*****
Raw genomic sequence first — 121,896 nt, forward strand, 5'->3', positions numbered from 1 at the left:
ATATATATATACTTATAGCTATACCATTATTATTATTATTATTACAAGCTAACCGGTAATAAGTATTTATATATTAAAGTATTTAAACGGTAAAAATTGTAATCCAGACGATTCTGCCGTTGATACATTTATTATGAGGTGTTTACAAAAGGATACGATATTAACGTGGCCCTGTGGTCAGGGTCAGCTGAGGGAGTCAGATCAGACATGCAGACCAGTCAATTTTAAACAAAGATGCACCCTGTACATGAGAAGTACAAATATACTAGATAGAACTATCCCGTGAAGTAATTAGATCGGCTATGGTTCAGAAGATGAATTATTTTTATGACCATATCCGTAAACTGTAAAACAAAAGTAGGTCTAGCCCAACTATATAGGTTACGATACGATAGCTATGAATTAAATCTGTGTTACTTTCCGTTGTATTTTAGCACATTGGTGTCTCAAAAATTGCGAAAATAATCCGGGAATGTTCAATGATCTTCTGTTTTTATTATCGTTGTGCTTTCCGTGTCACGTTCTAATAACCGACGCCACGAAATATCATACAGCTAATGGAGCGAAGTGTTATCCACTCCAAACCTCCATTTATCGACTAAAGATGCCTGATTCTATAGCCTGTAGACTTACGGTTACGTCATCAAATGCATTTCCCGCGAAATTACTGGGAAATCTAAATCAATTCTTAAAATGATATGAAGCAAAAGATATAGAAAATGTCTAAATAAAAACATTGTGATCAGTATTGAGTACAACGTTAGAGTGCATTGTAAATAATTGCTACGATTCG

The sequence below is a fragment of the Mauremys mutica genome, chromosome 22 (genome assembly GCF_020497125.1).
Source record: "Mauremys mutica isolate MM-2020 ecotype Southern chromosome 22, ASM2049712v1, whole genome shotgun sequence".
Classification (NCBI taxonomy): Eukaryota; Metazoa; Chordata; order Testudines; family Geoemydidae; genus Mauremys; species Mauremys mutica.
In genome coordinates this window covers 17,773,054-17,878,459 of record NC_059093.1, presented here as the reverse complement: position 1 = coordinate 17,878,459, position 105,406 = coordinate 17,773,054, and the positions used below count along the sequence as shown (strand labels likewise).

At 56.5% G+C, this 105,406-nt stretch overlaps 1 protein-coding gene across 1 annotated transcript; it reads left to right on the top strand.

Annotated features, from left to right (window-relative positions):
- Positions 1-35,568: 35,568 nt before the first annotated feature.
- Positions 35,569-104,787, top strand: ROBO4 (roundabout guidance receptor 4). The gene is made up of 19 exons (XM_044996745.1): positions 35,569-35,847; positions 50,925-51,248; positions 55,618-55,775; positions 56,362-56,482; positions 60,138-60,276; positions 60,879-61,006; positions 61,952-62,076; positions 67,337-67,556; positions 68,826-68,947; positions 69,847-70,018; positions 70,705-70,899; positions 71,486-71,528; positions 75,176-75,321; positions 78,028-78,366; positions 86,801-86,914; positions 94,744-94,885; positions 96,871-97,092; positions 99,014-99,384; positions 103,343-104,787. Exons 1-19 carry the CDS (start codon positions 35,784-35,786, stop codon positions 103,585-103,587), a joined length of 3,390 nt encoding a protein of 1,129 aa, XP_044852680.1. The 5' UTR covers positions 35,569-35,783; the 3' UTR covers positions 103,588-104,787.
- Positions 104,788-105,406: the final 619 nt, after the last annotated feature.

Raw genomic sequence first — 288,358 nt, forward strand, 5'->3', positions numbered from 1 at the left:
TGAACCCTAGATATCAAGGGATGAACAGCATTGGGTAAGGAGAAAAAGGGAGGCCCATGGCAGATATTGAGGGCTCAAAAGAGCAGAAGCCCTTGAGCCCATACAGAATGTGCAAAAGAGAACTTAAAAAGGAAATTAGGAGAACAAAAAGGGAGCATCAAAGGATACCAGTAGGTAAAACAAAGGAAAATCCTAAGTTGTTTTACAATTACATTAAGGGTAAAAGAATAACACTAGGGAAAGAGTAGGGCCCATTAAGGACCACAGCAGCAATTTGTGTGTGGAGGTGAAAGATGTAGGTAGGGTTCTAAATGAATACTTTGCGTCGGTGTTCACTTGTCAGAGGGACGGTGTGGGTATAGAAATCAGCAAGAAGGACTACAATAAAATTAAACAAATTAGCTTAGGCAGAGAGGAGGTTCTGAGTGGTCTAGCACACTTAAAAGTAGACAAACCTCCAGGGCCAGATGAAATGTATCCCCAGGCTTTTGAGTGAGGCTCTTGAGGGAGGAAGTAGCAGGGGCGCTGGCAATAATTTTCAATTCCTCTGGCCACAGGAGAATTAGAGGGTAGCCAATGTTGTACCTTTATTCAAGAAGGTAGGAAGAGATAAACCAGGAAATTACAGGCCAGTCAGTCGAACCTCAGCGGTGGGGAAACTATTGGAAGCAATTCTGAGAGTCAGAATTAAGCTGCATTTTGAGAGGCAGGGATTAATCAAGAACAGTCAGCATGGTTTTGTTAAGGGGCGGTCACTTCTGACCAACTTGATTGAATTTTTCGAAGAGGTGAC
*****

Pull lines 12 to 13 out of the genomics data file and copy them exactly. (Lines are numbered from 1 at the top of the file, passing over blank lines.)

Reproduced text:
Raw genomic sequence first — 288,358 nt, forward strand, 5'->3', positions numbered from 1 at the left:
TGAACCCTAGATATCAAGGGATGAACAGCATTGGGTAAGGAGAAAAAGGGAGGCCCATGGCAGATATTGAGGGCTCAAAAGAGCAGAAGCCCTTGAGCCCATACAGAATGTGCAAAAGAGAACTTAAAAAGGAAATTAGGAGAACAAAAAGGGAGCATCAAAGGATACCAGTAGGTAAAACAAAGGAAAATCCTAAGTTGTTTTACAATTACATTAAGGGTAAAAGAATAACACTAGGGAAAGAGTAGGGCCCATTAAGGACCACAGCAGCAATTTGTGTGTGGAGGTGAAAGATGTAGGTAGGGTTCTAAATGAATACTTTGCGTCGGTGTTCACTTGTCAGAGGGACGGTGTGGGTATAGAAATCAGCAAGAAGGACTACAATAAAATTAAACAAATTAGCTTAGGCAGAGAGGAGGTTCTGAGTGGTCTAGCACACTTAAAAGTAGACAAACCTCCAGGGCCAGATGAAATGTATCCCCAGGCTTTTGAGTGAGGCTCTTGAGGGAGGAAGTAGCAGGGGCGCTGGCAATAATTTTCAATTCCTCTGGCCACAGGAGAATTAGAGGGTAGCCAATGTTGTACCTTTATTCAAGAAGGTAGGAAGAGATAAACCAGGAAATTACAGGCCAGTCAGTCGAACCTCAGCGGTGGGGAAACTATTGGAAGCAATTCTGAGAGTCAGAATTAAGCTGCATTTTGAGAGGCAGGGATTAATCAAGAACAGTCAGCATGGTTTTGTTAAGGGGCGGTCACTTCTGACCAACTTGATTGAATTTTTCGAAGAGGTGAC